Most helpful critical review
2 of 2 people found the following review helpful
on 7 April 2014
Sorry, but there are a few things that do not please me in this recording.
To begin with, the place. The Monastery of St. Gerold, somewhere in Austria and surrounded by mountains, is an amazing place calling for introspection and spirituality. However, the recording took place in a highly reverberant room, quite different from the acoustics of the Lutheran churches where Bach lived and played. The place seems more appropriate to Gregorian Chant than to Bach polyphony and counterpoint. Legitimate? Of course! But when it is proposed an interpretation based upon a historical approach any detail should be neglected.
In second place I was not pleased with the interpretation. The violin player does not match the four voices in technical and emotion terms. So, there is some feeling of unbalance between the violin and the voices. The four voices of the Hiliard Ensemble remain simply beautiful, with plenty of musicality and spirituality. But their Bach interpretation seems a little bit too stiff and austere to me.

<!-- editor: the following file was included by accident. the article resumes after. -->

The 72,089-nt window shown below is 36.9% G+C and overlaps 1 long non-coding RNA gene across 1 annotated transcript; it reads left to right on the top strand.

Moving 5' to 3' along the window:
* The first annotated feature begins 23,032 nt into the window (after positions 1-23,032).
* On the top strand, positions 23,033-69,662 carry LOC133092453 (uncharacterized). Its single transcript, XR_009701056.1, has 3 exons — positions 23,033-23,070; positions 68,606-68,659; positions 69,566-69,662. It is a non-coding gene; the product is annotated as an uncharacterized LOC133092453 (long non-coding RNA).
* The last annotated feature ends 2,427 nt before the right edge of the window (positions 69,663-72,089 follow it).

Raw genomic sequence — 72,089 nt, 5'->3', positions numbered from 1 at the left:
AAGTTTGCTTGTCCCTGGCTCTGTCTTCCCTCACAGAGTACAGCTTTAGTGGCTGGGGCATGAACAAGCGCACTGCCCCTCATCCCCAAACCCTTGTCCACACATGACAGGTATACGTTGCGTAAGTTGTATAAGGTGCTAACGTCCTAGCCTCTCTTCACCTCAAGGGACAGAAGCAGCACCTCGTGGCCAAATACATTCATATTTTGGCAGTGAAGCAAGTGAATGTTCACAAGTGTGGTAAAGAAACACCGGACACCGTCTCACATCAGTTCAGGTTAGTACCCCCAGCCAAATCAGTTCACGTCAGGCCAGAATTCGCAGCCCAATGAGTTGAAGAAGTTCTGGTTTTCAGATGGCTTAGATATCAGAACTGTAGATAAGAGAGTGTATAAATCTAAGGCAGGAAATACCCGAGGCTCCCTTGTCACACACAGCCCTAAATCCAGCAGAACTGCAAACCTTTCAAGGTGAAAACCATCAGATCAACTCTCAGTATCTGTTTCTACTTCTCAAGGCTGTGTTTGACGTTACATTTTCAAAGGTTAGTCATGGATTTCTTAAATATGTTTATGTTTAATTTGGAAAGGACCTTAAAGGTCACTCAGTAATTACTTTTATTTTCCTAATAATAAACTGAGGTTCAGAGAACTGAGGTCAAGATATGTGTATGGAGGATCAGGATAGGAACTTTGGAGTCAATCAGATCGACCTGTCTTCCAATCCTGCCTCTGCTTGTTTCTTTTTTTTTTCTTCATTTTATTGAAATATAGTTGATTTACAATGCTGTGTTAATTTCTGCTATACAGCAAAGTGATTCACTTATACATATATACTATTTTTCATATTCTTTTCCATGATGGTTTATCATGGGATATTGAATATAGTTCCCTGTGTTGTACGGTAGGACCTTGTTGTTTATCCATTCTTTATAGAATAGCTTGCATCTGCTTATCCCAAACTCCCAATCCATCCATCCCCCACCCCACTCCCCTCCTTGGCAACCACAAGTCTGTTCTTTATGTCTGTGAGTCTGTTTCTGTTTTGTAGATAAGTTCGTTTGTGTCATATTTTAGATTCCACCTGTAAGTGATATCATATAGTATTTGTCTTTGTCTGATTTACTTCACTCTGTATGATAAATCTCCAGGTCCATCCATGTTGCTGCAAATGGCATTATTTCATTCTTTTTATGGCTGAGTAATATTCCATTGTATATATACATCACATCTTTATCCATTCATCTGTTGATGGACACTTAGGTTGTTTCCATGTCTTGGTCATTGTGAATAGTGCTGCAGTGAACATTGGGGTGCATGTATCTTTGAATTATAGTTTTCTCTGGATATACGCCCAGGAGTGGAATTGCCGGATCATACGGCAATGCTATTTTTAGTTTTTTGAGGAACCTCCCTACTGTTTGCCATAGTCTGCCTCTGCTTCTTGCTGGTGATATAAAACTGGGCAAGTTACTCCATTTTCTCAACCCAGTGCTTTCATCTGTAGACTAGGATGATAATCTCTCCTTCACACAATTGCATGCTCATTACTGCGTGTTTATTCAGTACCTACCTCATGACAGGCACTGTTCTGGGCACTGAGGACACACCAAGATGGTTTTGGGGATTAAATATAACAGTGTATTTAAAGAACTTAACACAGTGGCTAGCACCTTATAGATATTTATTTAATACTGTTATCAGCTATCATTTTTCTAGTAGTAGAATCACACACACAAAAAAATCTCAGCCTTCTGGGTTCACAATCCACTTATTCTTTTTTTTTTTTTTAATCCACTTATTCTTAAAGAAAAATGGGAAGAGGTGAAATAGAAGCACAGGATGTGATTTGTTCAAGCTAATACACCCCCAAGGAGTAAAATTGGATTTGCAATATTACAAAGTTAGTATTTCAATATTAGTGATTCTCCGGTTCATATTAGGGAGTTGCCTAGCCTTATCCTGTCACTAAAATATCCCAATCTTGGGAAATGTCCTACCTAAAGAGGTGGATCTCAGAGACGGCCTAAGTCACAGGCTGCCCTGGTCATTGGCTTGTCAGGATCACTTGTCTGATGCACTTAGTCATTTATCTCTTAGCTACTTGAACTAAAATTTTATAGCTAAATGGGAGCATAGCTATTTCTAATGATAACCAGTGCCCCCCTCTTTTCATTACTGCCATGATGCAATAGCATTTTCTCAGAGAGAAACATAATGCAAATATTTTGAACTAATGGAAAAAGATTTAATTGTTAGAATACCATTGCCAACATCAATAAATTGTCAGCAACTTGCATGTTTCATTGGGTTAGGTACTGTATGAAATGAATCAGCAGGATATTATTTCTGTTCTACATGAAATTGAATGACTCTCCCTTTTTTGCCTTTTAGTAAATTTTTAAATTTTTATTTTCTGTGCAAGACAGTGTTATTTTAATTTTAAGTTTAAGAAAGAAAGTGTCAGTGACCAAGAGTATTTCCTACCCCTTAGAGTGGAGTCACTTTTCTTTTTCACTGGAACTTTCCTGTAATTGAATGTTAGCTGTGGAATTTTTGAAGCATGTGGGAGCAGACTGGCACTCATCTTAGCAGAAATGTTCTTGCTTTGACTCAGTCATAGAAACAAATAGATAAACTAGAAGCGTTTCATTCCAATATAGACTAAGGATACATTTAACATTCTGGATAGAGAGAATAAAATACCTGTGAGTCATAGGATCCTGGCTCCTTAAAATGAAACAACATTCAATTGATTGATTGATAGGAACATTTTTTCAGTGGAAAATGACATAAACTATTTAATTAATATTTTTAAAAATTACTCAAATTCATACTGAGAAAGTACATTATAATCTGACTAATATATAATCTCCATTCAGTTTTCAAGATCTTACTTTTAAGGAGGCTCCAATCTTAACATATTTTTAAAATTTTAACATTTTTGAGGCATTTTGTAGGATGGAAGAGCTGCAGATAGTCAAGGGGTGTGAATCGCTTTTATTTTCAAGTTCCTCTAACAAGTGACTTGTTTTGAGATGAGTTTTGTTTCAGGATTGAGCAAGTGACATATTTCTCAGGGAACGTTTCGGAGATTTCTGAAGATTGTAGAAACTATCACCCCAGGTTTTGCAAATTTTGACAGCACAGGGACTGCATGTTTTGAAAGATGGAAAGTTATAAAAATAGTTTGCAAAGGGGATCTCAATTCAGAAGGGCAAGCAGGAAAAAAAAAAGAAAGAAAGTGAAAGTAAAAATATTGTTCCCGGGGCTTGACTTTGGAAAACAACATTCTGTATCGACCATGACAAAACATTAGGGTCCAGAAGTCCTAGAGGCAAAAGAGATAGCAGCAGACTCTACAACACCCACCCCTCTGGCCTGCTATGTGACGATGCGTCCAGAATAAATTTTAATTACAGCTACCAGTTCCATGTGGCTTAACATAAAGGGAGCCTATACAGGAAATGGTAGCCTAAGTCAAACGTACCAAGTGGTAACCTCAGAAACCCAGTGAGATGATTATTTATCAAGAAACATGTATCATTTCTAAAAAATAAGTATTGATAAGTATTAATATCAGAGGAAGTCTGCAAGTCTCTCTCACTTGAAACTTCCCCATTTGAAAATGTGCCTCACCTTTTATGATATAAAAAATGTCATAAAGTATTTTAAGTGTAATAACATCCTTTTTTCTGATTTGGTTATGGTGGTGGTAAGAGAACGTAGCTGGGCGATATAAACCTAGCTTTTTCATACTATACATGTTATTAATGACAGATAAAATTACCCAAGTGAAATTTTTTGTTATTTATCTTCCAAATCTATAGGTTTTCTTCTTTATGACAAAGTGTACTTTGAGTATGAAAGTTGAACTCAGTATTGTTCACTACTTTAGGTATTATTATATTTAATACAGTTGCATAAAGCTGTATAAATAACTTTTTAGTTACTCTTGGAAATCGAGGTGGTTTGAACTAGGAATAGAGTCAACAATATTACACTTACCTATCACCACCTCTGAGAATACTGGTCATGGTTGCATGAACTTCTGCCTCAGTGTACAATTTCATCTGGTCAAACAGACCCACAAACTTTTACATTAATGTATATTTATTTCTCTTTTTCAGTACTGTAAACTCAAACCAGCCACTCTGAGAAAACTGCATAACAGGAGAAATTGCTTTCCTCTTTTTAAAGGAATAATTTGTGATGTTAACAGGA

In third place I was not pleased with the Chaconne with voices following the proposals of Helga Thoene. To begin with, the sound is not good. The track mixing is badly done, the violin sounds too prominent and brilliant. The violin plays “against” the voices, no fusion occurs.
The Chaconne of the Partita BWV 1004 for solo violin, like other things in life, gathers its magic from what is implicit or simply suggested. When the analytical approach proposed by Thoene is transposed to the Chaconne itself, the result with the voices added is “less magic”. I think that if, instead, they used 20 instruments and 50 voices the final result would be even less!